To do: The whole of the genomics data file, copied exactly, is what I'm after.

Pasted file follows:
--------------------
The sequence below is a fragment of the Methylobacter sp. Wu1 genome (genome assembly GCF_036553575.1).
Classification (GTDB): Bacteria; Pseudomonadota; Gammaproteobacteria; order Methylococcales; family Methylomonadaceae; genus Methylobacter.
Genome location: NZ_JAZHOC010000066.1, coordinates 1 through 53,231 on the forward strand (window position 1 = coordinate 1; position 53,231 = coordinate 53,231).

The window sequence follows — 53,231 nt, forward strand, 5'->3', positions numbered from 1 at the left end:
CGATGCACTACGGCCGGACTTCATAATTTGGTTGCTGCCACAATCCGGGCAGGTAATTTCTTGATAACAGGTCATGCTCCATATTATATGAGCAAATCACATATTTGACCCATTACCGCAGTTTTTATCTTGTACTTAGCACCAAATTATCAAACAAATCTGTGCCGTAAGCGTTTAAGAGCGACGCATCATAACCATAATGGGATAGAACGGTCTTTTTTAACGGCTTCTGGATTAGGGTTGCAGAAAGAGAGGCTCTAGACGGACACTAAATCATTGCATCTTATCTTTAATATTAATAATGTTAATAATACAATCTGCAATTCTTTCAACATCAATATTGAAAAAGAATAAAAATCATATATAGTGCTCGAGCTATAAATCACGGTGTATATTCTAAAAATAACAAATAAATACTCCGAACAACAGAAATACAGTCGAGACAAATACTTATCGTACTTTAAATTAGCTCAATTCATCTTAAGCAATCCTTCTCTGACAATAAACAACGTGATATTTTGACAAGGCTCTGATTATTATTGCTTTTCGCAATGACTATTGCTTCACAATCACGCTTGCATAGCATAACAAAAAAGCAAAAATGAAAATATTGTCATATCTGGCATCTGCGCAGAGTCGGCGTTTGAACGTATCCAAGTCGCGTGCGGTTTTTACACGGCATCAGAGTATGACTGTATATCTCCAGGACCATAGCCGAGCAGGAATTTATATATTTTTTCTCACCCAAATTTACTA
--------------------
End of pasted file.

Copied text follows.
The sequence below is a fragment of the Methylobacter sp. Wu1 genome (genome assembly GCF_036553575.1).
Classification (GTDB): Bacteria; Pseudomonadota; Gammaproteobacteria; order Methylococcales; family Methylomonadaceae; genus Methylobacter.
Genome location: NZ_JAZHOC010000066.1, coordinates 1 through 53,231 on the forward strand (window position 1 = coordinate 1; position 53,231 = coordinate 53,231).

The window sequence follows — 53,231 nt, forward strand, 5'->3', positions numbered from 1 at the left end:
CGATGCACTACGGCCGGACTTCATAATTTGGTTGCTGCCACAATCCGGGCAGGTAATTTCTTGATAACAGGTCATGCTCCATATTATATGAGCAAATCACATATTTGACCCATTACCGCAGTTTTTATCTTGTACTTAGCACCAAATTATCAAACAAATCTGTGCCGTAAGCGTTTAAGAGCGACGCATCATAACCATAATGGGATAGAACGGTCTTTTTTAACGGCTTCTGGATTAGGGTTGCAGAAAGAGAGGCTCTAGACGGACACTAAATCATTGCATCTTATCTTTAATATTAATAATGTTAATAATACAATCTGCAATTCTTTCAACATCAATATTGAAAAAGAATAAAAATCATATATAGTGCTCGAGCTATAAATCACGGTGTATATTCTAAAAATAACAAATAAATACTCCGAACAACAGAAATACAGTCGAGACAAATACTTATCGTACTTTAAATTAGCTCAATTCATCTTAAGCAATCCTTCTCTGACAATAAACAACGTGATATTTTGACAAGGCTCTGATTATTATTGCTTTTCGCAATGACTATTGCTTCACAATCACGCTTGCATAGCATAACAAAAAAGCAAAAATGAAAATATTGTCATATCTGGCATCTGCGCAGAGTCGGCGTTTGAACGTATCCAAGTCGCGTGCGGTTTTTACACGGCATCAGAGTATGACTGTATATCTCCAGGACCATAGCCGAGCAGGAATTTATATATTTTTTCTCACCCAAATTTACTA